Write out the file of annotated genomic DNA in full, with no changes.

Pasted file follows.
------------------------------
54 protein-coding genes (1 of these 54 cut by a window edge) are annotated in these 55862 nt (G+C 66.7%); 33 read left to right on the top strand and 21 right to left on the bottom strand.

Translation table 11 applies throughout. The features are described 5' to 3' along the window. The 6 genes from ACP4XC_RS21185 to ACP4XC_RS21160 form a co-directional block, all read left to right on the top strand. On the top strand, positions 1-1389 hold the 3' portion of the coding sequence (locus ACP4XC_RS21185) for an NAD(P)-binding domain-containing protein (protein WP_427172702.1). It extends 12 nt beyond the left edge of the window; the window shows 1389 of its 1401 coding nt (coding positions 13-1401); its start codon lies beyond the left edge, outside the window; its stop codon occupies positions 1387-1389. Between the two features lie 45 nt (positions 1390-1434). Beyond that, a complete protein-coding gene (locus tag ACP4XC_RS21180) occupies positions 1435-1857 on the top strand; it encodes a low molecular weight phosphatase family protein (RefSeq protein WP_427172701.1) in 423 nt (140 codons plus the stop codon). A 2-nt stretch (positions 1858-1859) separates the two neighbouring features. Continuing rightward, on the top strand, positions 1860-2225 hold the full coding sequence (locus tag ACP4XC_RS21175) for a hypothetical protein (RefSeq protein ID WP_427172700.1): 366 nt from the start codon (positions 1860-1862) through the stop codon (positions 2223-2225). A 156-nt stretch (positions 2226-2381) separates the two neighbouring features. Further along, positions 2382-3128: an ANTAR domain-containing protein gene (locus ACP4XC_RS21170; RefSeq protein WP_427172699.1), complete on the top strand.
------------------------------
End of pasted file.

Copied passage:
54 protein-coding genes (1 of these 54 cut by a window edge) are annotated in these 55862 nt (G+C 66.7%); 33 read left to right on the top strand and 21 right to left on the bottom strand.

Translation table 11 applies throughout. The features are described 5' to 3' along the window. The 6 genes from ACP4XC_RS21185 to ACP4XC_RS21160 form a co-directional block, all read left to right on the top strand. On the top strand, positions 1-1389 hold the 3' portion of the coding sequence (locus ACP4XC_RS21185) for an NAD(P)-binding domain-containing protein (protein WP_427172702.1). It extends 12 nt beyond the left edge of the window; the window shows 1389 of its 1401 coding nt (coding positions 13-1401); its start codon lies beyond the left edge, outside the window; its stop codon occupies positions 1387-1389. Between the two features lie 45 nt (positions 1390-1434). Beyond that, a complete protein-coding gene (locus tag ACP4XC_RS21180) occupies positions 1435-1857 on the top strand; it encodes a low molecular weight phosphatase family protein (RefSeq protein WP_427172701.1) in 423 nt (140 codons plus the stop codon). A 2-nt stretch (positions 1858-1859) separates the two neighbouring features. Continuing rightward, on the top strand, positions 1860-2225 hold the full coding sequence (locus tag ACP4XC_RS21175) for a hypothetical protein (RefSeq protein ID WP_427172700.1): 366 nt from the start codon (positions 1860-1862) through the stop codon (positions 2223-2225). A 156-nt stretch (positions 2226-2381) separates the two neighbouring features. Further along, positions 2382-3128: an ANTAR domain-containing protein gene (locus ACP4XC_RS21170; RefSeq protein WP_427172699.1), complete on the top strand.